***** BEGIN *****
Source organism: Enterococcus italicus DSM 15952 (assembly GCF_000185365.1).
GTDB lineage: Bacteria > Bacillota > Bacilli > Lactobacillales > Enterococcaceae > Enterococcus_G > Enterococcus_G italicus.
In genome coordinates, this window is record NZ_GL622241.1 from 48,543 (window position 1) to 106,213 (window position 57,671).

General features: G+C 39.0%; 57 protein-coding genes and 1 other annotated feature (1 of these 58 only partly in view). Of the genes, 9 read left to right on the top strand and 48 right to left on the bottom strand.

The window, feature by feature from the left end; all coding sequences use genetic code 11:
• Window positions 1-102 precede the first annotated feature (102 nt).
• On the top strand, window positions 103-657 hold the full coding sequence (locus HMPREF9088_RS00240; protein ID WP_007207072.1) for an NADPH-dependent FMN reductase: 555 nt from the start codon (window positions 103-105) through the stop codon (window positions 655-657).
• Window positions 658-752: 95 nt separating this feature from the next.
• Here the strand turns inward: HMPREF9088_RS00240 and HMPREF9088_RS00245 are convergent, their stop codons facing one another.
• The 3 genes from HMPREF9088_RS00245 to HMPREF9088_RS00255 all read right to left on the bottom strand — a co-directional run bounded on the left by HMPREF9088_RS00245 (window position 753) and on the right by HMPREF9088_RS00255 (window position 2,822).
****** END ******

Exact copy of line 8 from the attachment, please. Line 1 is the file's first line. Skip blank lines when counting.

• Window positions 658-752: 95 nt separating this feature from the next.